Einstein1969

EDIT: I have edit the my batch adding the possibility of change the first character. On seven the space not work in set /P?

dbenham
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Re: Char/String Compare

#7 Post by dbenham » 03 Oct 2013 15:10

einstein1969 wrote:Aside from the character corresponding to the ASCII code 0 there seems to be everything. At this point, with a small effort it would be possible to write in binary in an environment variable (for example, to compress) or write a file in binary. Am I right?

Absolutely.

Unfortunately, I don't think anyone has come up with a way to use native batch commands to write code 0x00. I believe it may well be impossible.

=================================================================

My prior post results were from a Windows 7 64 bit machine. I decided to run the same test on a virtual XP machine, and I got similar, but different results :!:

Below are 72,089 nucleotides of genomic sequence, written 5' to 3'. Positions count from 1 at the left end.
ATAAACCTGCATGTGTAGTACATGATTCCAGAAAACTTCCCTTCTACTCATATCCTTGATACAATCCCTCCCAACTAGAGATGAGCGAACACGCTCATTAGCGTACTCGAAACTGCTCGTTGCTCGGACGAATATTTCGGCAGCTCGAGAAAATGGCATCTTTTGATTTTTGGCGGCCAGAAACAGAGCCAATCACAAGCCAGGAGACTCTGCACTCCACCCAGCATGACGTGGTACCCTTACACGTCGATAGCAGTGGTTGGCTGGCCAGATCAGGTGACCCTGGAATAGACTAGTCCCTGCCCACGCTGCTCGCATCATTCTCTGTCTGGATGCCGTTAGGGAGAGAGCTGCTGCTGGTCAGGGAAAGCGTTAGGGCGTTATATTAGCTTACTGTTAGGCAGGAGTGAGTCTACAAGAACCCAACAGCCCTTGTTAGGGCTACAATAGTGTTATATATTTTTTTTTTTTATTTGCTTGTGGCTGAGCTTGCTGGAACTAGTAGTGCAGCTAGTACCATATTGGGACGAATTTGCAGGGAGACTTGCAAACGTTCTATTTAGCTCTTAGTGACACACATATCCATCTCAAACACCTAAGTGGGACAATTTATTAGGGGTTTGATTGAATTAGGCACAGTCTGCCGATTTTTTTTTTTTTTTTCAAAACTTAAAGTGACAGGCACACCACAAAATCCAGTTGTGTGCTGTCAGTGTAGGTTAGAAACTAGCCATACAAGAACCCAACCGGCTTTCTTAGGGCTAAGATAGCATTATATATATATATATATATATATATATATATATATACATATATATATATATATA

Dave Benham

penpen
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Location: Germany

Re: Char/String Compare

#8 Post by penpen » 03 Oct 2013 15:54

dbenham wrote:Unfortunately, I don't think anyone has come up with a way to use native batch commands to write code 0x00. I believe it may well be impossible.

I don't know if you accept this as a pure batch solution as it bases on an existing file containing a nullbyte, but you could do something like this:
You may use set/P >, and >> to add non 0x00 characters to a file a.bin, and whenever you need a 0x00 character that is stored in file 0x00.bin you could do this:

Code: Select all

copy /B a.bin + /B 0x00.bin a.bin
This way you can write all characters to another file.

penpen

penpen
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Re: Char/String Compare

#9 Post by penpen » 04 Oct 2013 11:37

einstein1969 wrote:Unfortunately I can not understand the logic that there is' behind the "dos IF" :twisted: